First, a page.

Miles Redd pads barefoot down the sisal staircase of the 1826 Noho townhouse he shares with his sister, her husband, and their 21⁄2-year-old son (also named Miles). “Has anyone offered you something to drink?” he asks in a light drawl. By “anyone,” Redd must be referring to his mother, up from Atlanta for the weekend and holding the fort until her youngest is ready to receive. “We weren’t even out that late last night,” she’d said as she answered his powder-blue front door in a piped pink pajama top, “but Mahls isn’t quite dressed yet.” When he does appear, in a wrinkled Abercrombie & Fitch button-down and slim khakis, he asks, “Water, orange juice, Coca-Cola?” No coffee, just cola.
Redd, 34, the rising-star decorator of choice for clients who want the trappings of tradition in a vivid modern frame, wanders back into the kitchen. The kitchen radiates much of his signature style. The countertops and backsplash are 11⁄4-inch sheets of mirrored glass, which triple his extensive collection of barware with a photorealist intensity. The bits of wall that peek through are celadon blue, the cabinets ebonized, the floor white. All is tailored, elegant, and just slightly over-the-top.
A Redd room starts with the surfaces, which tend to be hard, glossy, or both. He loves glass for its seamless, reflective qualities. “It comes in any color, and it is cheaper by the foot than tile once you factor in the installation costs,” he says. For client Ethan Early, a lawyer, he mirrored the walls and ceiling of a windowless bathroom in the blue apartment featured here. “Thank God I’m not overly body-conscious,” Early says. “If I was, I’d have trouble taking a shower. You can’t hide anything from anybody.”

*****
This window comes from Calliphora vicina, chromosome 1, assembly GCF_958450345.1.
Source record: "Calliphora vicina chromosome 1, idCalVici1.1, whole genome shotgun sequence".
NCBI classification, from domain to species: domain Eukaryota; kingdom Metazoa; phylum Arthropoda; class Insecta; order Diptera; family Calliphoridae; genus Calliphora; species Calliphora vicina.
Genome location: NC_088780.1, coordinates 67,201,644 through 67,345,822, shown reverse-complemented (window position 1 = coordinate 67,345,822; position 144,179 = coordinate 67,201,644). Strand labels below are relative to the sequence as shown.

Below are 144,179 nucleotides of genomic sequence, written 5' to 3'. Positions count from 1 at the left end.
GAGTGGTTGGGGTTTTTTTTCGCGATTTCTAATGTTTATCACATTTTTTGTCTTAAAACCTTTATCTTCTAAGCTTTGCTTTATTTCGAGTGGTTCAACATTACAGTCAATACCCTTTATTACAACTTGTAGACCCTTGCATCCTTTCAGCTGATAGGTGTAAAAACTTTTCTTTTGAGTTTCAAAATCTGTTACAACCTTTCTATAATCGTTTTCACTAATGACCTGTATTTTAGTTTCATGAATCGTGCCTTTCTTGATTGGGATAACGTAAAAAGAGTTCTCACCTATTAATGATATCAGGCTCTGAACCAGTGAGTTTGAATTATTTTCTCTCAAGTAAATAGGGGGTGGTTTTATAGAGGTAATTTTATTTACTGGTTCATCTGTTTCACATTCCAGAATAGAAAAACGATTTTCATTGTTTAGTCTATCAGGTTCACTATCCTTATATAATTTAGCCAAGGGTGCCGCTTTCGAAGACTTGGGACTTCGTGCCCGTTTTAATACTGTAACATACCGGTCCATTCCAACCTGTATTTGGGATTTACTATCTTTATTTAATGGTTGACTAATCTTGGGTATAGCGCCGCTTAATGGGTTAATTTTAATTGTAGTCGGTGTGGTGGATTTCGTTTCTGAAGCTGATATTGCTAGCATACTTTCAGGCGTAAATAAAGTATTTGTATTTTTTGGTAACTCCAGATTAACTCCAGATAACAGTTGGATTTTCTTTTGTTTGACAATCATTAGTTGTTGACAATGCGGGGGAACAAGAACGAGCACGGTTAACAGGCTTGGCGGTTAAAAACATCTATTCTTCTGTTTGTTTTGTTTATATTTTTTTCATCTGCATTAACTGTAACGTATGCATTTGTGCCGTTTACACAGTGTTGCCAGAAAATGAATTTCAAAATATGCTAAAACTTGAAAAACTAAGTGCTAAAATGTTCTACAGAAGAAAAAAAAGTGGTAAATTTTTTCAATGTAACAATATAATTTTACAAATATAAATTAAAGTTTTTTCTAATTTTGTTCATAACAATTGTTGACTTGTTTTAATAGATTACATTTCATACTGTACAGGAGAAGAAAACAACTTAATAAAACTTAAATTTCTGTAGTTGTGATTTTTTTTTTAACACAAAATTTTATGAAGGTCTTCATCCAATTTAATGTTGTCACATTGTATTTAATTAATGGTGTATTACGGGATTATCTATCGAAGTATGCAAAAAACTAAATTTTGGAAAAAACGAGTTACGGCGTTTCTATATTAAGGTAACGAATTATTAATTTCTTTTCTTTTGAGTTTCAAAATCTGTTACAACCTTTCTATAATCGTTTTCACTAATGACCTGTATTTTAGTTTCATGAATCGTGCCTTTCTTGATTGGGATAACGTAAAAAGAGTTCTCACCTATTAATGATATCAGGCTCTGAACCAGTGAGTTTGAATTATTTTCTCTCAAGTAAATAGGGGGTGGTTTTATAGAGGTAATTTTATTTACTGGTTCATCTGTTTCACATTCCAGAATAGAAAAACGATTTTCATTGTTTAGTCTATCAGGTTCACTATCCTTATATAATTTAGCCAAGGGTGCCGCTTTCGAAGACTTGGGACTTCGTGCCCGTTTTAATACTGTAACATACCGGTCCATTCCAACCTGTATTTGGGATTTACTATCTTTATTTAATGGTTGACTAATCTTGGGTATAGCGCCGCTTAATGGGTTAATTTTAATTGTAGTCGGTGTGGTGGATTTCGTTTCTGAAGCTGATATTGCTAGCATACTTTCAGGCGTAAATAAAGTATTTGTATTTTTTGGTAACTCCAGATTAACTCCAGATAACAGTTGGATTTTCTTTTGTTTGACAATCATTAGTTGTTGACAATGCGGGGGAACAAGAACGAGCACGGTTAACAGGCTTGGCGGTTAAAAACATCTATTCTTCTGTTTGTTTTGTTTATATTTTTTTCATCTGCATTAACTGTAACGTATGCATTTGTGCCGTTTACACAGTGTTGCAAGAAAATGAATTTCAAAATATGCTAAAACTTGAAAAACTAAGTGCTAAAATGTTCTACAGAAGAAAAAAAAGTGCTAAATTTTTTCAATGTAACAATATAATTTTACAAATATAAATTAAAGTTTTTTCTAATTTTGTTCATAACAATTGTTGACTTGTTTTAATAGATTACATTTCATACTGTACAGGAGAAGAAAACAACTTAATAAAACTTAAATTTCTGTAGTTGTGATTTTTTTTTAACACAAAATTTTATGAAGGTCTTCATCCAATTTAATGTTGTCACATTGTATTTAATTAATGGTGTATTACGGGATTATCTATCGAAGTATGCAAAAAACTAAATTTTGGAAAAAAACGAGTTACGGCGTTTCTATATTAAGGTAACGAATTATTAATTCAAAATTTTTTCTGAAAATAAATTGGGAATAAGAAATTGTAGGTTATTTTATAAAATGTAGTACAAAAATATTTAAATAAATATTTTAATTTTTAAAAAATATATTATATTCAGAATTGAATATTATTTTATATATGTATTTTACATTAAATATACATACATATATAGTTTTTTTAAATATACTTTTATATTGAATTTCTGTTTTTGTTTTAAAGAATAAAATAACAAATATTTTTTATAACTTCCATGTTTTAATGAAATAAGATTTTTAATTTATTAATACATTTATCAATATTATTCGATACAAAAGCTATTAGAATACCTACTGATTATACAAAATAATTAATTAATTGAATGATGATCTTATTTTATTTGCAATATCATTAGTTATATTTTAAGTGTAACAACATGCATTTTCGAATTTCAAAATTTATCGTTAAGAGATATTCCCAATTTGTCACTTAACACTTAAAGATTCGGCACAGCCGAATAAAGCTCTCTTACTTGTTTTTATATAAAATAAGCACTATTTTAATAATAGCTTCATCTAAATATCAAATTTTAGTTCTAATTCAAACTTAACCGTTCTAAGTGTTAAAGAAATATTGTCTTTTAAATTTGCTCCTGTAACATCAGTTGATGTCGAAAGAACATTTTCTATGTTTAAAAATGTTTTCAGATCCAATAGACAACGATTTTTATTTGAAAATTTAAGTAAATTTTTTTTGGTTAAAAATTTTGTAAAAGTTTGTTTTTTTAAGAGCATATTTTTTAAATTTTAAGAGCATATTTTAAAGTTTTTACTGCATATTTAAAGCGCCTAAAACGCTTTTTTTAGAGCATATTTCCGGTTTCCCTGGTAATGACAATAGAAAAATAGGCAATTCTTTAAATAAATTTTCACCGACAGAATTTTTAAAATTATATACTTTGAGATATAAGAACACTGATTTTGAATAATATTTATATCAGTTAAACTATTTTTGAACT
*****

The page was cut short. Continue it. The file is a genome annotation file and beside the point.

After the glass comes the paint. “Too many people just choose white walls, and not the prettiest shade of brown floor. It doesn’t always make for electricity,” Redd says tactfully. “What about white walls and blue floors? I like the reflective quality that high gloss gives. It is also incredibly durable—you don’t get fingerprints.” He also likes painted floors; when they are worn, you just repaint. If you hire Miles Redd, you’ll repaint in stripes, checkerboard, or perhaps a Greek key pattern.
Finally come the objets: Pieces of coral cozy up to Jonathan Adler lamps. Huge porcelain vases take the place of sculpture. Miesian daybeds and Frenchy chairs coexist in neutral Ultrasuede.
Drinks in hand, Redd returns to the salon. Slim, pale, with a high forehead and thinning, close-cropped hair, he sits in a white Louis XVI side chair as elegant as he. During the interview he curls his bare feet against the legs and under the seat, as if practicing ballet positions.
Though he now appears a prince in a self-designed palace, twelve years ago Redd was a recent college graduate with an NYU film degree and no job. His first boss was East Side antiques dealer John Rosselli, whom Redd credits with developing his eye. “John loves everything from eighteenth-century portrait furniture to mid-century stuff,” he says. “I love a Deco screen, I love a huge modern painting. That’s where I got my education in furniture.” In those days, Redd was experimenting on his own apartment, painting the floors, haunting the flea markets, and, as he puts it, “styling it up.” After a year and a half, Rosselli recommended Redd to the venerable Upper East Side decorator Bunny Williams, with whom Rosselli owns the garden shop Treillage.